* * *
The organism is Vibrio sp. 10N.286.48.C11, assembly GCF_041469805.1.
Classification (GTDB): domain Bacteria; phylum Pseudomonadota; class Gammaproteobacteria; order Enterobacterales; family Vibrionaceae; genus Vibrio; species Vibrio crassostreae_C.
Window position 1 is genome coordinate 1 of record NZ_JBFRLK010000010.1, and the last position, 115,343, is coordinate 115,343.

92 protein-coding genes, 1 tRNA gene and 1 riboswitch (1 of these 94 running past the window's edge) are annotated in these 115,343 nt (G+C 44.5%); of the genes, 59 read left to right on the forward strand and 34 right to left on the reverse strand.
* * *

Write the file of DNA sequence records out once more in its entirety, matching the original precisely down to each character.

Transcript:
The organism is Vibrio sp. 10N.286.48.C11, assembly GCF_041469805.1.
Classification (GTDB): domain Bacteria; phylum Pseudomonadota; class Gammaproteobacteria; order Enterobacterales; family Vibrionaceae; genus Vibrio; species Vibrio crassostreae_C.
Window position 1 is genome coordinate 1 of record NZ_JBFRLK010000010.1, and the last position, 115,343, is coordinate 115,343.

92 protein-coding genes, 1 tRNA gene and 1 riboswitch (1 of these 94 running past the window's edge) are annotated in these 115,343 nt (G+C 44.5%); of the genes, 59 read left to right on the forward strand and 34 right to left on the reverse strand.